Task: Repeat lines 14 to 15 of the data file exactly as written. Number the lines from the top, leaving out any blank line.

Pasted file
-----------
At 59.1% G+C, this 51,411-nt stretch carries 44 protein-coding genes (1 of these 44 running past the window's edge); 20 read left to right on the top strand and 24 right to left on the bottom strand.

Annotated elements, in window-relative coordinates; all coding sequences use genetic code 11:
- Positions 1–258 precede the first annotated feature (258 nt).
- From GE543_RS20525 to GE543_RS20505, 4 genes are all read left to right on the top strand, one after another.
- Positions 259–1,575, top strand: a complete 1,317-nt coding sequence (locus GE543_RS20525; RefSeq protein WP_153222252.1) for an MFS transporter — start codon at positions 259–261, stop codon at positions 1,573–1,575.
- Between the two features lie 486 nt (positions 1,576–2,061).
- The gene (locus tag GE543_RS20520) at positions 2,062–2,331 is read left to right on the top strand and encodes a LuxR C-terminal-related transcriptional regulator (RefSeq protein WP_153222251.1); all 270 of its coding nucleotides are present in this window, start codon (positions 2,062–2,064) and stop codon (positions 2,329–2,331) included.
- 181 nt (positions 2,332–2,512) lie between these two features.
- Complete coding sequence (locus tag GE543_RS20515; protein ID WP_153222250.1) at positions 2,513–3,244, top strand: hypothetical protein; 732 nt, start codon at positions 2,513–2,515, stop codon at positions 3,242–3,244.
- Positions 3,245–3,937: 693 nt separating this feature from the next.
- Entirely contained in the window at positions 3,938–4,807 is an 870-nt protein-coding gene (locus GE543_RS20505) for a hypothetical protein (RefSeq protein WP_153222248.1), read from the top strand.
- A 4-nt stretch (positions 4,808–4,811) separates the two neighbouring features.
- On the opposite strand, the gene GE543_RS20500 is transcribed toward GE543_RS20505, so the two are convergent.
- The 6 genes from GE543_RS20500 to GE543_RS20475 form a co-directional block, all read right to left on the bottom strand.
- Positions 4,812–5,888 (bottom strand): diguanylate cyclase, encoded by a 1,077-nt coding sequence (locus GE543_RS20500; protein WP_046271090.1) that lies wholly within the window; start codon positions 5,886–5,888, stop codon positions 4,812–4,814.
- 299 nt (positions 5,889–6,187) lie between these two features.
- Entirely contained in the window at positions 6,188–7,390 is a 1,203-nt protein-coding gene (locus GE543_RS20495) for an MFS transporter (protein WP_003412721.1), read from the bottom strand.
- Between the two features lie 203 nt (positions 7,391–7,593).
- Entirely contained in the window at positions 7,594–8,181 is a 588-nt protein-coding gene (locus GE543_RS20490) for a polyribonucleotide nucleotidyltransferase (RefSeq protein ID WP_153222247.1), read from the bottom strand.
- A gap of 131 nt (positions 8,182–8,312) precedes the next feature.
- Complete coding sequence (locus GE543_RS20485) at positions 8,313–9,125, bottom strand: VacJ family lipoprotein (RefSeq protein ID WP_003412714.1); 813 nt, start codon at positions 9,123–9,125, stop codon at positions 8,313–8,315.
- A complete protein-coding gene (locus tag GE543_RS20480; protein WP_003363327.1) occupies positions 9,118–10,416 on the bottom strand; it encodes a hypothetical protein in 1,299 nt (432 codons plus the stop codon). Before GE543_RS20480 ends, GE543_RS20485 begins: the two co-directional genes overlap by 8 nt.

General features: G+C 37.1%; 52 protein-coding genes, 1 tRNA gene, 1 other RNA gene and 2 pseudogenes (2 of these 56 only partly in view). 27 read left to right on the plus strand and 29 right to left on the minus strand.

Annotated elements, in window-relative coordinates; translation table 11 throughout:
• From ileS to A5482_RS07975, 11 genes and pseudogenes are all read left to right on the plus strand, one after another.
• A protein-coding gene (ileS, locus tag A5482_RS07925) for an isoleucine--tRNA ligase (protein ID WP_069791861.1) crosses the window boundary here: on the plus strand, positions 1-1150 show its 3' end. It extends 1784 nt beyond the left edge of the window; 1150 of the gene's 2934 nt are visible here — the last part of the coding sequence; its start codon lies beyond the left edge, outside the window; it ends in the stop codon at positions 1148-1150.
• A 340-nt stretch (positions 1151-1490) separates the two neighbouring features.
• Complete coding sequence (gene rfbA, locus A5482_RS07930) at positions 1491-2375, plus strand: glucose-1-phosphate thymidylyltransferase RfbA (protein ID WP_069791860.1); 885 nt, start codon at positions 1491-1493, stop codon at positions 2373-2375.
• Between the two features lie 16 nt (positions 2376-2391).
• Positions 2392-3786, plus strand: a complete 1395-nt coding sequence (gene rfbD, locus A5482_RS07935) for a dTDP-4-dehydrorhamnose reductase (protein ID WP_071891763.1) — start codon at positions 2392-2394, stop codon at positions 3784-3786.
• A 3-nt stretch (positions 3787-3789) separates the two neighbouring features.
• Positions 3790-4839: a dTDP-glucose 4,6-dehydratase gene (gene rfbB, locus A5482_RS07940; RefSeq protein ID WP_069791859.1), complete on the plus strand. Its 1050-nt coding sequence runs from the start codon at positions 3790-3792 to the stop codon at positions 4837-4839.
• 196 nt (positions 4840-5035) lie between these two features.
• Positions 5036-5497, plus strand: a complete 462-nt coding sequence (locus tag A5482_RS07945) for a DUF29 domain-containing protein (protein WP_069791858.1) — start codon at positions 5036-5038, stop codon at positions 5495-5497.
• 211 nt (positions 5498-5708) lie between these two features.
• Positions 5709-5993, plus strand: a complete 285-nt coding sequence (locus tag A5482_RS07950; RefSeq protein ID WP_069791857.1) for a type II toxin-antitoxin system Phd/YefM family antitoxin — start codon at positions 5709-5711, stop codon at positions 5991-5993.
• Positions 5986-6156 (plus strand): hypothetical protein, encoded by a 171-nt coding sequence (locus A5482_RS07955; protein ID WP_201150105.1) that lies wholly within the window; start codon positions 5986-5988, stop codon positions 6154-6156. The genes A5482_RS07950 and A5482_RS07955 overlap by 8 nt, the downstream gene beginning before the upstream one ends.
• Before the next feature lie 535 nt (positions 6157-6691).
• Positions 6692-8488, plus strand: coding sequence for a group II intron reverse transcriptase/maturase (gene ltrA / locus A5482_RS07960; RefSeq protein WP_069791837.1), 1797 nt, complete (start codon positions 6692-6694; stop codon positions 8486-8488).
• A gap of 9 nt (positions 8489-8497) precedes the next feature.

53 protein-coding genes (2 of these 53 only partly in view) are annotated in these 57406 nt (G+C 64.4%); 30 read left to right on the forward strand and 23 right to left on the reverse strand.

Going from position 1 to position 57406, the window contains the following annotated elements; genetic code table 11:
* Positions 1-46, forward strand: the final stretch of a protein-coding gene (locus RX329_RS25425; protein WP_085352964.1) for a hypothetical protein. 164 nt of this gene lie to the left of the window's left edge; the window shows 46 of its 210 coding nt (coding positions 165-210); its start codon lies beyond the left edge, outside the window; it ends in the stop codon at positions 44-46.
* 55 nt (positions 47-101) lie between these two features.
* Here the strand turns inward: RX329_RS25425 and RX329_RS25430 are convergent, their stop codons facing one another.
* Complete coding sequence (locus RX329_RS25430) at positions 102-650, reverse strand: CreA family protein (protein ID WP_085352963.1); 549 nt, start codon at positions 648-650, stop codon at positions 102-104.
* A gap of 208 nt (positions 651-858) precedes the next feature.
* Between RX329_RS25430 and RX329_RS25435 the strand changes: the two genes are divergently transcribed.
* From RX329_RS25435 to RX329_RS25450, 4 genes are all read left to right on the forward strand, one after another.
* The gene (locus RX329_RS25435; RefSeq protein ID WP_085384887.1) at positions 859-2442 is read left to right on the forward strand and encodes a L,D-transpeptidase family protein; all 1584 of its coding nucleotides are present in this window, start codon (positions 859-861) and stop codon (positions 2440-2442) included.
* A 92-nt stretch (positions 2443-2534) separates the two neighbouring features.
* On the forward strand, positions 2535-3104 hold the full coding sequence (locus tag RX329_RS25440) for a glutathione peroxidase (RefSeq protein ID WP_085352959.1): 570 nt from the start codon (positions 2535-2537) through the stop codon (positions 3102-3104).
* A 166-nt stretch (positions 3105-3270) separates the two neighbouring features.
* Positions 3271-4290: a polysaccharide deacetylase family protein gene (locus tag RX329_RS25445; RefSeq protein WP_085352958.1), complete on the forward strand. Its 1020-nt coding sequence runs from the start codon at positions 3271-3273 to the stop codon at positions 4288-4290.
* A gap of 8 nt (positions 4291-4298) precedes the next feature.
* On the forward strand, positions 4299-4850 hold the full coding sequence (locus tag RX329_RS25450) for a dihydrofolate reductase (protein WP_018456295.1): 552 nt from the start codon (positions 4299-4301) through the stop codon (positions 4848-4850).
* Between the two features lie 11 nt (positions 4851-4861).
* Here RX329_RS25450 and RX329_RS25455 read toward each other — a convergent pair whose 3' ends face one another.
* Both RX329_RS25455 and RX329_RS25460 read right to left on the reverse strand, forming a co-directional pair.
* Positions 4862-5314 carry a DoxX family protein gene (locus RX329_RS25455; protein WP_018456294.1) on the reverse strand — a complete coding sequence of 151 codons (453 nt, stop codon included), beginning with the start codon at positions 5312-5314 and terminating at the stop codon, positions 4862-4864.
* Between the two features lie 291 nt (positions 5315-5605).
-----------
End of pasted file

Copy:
- The 6 genes from GE543_RS20500 to GE543_RS20475 form a co-directional block, all read right to left on the bottom strand.
- Positions 4,812–5,888 (bottom strand): diguanylate cyclase, encoded by a 1,077-nt coding sequence (locus GE543_RS20500; protein WP_046271090.1) that lies wholly within the window; start codon positions 5,886–5,888, stop codon positions 4,812–4,814.